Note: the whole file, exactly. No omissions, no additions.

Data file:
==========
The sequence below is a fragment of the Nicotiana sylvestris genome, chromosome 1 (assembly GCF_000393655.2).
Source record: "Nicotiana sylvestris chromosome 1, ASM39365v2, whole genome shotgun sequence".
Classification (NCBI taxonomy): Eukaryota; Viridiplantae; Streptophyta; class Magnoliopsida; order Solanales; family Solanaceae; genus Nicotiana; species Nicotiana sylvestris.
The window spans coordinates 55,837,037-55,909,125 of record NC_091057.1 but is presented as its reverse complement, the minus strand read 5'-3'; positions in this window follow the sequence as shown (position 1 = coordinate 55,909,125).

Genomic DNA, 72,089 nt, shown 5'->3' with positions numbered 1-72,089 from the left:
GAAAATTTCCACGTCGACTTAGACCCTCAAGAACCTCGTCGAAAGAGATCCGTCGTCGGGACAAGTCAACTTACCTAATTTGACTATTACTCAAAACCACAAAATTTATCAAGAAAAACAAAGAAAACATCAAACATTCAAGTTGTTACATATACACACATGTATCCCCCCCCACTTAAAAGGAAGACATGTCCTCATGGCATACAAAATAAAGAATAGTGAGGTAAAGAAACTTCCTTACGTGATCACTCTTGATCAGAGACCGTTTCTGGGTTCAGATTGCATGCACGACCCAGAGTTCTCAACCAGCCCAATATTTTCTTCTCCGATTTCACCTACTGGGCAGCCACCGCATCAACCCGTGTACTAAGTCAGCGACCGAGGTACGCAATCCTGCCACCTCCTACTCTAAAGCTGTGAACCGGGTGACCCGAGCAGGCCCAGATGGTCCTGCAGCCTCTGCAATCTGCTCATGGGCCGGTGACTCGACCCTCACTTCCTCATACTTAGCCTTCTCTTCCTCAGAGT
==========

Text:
The sequence below is a fragment of the Nicotiana sylvestris genome, chromosome 1 (assembly GCF_000393655.2).
Source record: "Nicotiana sylvestris chromosome 1, ASM39365v2, whole genome shotgun sequence".
Classification (NCBI taxonomy): Eukaryota; Viridiplantae; Streptophyta; class Magnoliopsida; order Solanales; family Solanaceae; genus Nicotiana; species Nicotiana sylvestris.
The window spans coordinates 55,837,037-55,909,125 of record NC_091057.1 but is presented as its reverse complement, the minus strand read 5'-3'; positions in this window follow the sequence as shown (position 1 = coordinate 55,909,125).

Genomic DNA, 72,089 nt, shown 5'->3' with positions numbered 1-72,089 from the left:
GAAAATTTCCACGTCGACTTAGACCCTCAAGAACCTCGTCGAAAGAGATCCGTCGTCGGGACAAGTCAACTTACCTAATTTGACTATTACTCAAAACCACAAAATTTATCAAGAAAAACAAAGAAAACATCAAACATTCAAGTTGTTACATATACACACATGTATCCCCCCCCACTTAAAAGGAAGACATGTCCTCATGGCATACAAAATAAAGAATAGTGAGGTAAAGAAACTTCCTTACGTGATCACTCTTGATCAGAGACCGTTTCTGGGTTCAGATTGCATGCACGACCCAGAGTTCTCAACCAGCCCAATATTTTCTTCTCCGATTTCACCTACTGGGCAGCCACCGCATCAACCCGTGTACTAAGTCAGCGACCGAGGTACGCAATCCTGCCACCTCCTACTCTAAAGCTGTGAACCGGGTGACCCGAGCAGGCCCAGATGGTCCTGCAGCCTCTGCAATCTGCTCATGGGCCGGTGACTCGACCCTCACTTCCTCATACTTAGCCTTCTCTTCCTCAGAGT